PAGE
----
Big Data, History & Video Games: a Thought Experiment
Two years ago, a friend of mine forwarded me a link to a book whose title and very premise she knew I would find compelling: The History Manifesto.
I ordered the book, and upon reception proceeded to devour it. “Finally“, I thought to myself, “a good introduction to the field of academic history and a spirited defense of the profession, in response to the charge of historians’ alleged irrelevance towards present-day social issues and problems”.
I read through the introductory chapter. Sure enough, it began with an indictment of the blind spots of our current political and economic elites, unable to think through humanity’s most pressing issues outside of the scope of the short term. According to Jo Guldi and David Armitage, co-authors of the History Manifesto, present-day humanity is chronically addicted to short-termism. And historians, of all people, are uniquely positioned to offer real guidance beyond our narrow-band consciousness, or “presentism”.
So far, so good.
As I read on, however, I became increasingly skeptical of the types of arguments Guldi and Armitage’s were making to promote their profession. First, the problems they identified as needing long-term analysis were construed using the vocabulary of international elite bodies : climate change, governance, and global inequality. These are pressing issues to be sure, but the Manifesto’s blanket acquiescence of the concepts that underpin these issues seemed like a missed occasion for debate. Second, following their assessment of today’s Big Issues, the authors seemed to promote the idea that historians should sit with economists around the Prince’s table, i.e. as policy advisors active in government. In other words, Guldi and Armitage’s anti-establishment posture did not jive with the tone of the writing, the vocabulary employed, or the overarching argument contained in the Manifesto.
A third point that caused me to be taken aback, was the Manifesto’s unabashed promotion of new methods and tools that embrace the Big Data paradigm. The Manifesto’s presentation of the different schools of twentieth-century historical research – from Annales historians, to cliometrics, to micro-history – neatly dovetailed into a “pitch” of sorts, demonstrating how the latest quantification tools could be used for analyzing large historical data sets, useful for predictive policy-making. Relevancy being their clarion call, I could see how easy it was for Guldi and Armitage to confuse historical methods with computation tools. And in this way, the authors of the History Manifesto missed a second major occasion to engage critically with the assumptions of our times, namely, the regime of Big Data.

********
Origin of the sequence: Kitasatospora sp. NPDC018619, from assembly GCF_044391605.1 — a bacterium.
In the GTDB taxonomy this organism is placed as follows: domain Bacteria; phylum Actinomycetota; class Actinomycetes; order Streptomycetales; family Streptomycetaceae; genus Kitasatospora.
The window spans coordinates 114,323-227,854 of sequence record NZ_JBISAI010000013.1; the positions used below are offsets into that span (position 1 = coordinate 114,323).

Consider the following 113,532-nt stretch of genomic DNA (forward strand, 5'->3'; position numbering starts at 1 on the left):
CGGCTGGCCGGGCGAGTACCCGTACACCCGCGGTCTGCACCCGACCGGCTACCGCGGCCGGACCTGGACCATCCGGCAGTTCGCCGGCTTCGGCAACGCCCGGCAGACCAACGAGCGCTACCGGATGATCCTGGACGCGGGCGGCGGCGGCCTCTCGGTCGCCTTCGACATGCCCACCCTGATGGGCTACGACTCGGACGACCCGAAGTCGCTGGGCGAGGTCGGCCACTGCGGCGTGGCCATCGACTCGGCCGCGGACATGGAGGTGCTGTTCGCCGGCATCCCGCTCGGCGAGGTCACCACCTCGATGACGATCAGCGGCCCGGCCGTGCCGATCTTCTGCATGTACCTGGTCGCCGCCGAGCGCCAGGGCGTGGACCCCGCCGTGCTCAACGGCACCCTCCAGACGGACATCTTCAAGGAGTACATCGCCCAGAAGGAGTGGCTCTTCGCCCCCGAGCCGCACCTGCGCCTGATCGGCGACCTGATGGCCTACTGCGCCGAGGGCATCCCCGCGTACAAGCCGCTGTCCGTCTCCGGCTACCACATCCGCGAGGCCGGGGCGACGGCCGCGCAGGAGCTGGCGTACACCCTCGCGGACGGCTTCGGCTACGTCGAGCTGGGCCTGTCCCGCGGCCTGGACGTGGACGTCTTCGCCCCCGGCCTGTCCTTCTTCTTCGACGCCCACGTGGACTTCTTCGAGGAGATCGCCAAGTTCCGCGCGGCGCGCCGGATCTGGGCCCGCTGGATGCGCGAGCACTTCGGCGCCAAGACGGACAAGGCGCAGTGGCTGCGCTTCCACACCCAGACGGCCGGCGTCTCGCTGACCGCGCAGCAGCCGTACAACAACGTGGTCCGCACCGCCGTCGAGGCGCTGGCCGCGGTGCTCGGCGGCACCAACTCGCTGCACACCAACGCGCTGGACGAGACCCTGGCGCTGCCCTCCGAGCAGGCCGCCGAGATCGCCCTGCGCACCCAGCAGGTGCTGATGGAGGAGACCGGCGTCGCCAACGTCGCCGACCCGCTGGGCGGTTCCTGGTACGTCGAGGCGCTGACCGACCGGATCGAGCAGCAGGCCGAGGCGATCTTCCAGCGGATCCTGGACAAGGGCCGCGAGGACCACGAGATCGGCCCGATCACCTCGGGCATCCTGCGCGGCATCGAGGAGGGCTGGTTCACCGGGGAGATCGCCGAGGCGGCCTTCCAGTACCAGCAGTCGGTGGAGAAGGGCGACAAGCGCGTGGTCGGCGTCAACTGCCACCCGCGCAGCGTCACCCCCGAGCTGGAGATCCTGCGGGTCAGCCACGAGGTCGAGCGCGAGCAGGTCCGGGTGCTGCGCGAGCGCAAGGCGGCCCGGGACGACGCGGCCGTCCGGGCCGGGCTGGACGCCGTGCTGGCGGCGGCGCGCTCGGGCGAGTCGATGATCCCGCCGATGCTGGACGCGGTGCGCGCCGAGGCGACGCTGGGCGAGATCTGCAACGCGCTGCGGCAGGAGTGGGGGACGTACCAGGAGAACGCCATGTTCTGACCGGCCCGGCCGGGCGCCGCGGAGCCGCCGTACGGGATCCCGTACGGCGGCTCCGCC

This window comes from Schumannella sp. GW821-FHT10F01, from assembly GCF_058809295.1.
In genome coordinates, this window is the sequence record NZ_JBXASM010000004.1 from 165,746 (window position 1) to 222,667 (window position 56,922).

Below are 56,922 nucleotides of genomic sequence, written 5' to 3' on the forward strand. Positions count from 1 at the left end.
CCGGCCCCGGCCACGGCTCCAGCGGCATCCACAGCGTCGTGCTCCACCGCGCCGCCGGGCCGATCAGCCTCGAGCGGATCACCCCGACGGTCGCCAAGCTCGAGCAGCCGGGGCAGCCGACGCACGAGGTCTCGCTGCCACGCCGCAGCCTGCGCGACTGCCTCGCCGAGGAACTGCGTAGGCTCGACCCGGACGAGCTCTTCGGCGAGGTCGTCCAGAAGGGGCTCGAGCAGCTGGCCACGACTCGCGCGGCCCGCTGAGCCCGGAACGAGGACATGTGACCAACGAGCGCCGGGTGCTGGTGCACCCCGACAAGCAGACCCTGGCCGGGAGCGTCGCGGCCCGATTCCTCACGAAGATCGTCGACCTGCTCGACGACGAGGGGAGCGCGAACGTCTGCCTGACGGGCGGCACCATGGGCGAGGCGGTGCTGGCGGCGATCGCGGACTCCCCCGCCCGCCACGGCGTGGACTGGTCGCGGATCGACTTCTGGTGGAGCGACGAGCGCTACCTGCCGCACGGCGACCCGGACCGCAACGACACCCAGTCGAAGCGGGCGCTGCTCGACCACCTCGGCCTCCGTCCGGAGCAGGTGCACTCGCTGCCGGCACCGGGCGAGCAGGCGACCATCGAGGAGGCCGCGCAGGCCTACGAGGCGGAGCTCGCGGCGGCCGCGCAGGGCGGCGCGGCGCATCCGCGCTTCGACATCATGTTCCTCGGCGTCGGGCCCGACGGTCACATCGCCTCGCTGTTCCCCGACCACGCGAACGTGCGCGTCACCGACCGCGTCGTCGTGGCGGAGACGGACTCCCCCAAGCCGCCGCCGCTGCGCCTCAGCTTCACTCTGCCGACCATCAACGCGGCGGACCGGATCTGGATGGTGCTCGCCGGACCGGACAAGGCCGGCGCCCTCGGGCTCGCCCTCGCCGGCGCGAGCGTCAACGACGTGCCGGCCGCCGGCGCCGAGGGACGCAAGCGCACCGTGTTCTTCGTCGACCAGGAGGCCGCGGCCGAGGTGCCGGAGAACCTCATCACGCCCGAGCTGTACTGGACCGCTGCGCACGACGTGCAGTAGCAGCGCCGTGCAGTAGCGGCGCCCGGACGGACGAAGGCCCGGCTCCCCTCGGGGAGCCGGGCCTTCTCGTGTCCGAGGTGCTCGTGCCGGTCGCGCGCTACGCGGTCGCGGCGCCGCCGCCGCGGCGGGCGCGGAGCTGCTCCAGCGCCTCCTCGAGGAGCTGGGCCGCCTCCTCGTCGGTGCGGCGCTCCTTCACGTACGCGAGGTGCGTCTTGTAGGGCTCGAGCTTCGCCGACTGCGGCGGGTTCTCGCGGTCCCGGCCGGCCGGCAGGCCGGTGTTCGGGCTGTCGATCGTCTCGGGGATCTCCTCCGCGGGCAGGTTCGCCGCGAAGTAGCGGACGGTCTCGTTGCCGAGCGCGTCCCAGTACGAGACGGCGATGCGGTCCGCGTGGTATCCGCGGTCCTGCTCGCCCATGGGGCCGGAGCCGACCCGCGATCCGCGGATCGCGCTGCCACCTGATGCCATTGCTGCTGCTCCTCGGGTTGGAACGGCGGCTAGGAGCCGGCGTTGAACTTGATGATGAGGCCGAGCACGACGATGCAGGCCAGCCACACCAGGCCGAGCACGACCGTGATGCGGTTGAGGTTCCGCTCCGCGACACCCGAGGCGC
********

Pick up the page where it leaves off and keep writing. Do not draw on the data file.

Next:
The Big Data Zeitgeist
How to respond to these missed opportunities? I first had to put my finger on what had insidiously crept into the mind-set of our stalwart academic historians. And so I devised of an article series on Play the Past, a blog I regularly contribute to, that would address Big Data not as a set of tools, but as a “technological environment”. In other words, may aim was to probe the unspoken assumptions of the current day quantification craze in academic research – and in cutting-edge management and “governance” jargon, and techniques – to help show a way out of the “short-termism” identified by Guldi and Armitage, but from a true humanities perspective.
Specifically, I proposed to look at the quantification mania that has taken the humanities by storm – witness the “digital humanities” – in order to draw a line in the sand between social science methodologies and the humanist tradition (or at least, its remnants in academia). I wanted to deploy the tools of literary criticism to “probe” social science, and show quantification as a way of looking at the world – “Seeing Like a State”, as James C. Scott put it in his landmark study of administrative technique. Without knowing it, I was doing the same thing Marshall McLuhan did in his freewheeling research back in the 1950s, 60s and 70s, trying to understand a given technology as a “total environment”, unperceived by its users, and shaping their perceptions of the world and themselves in ways unknown to them.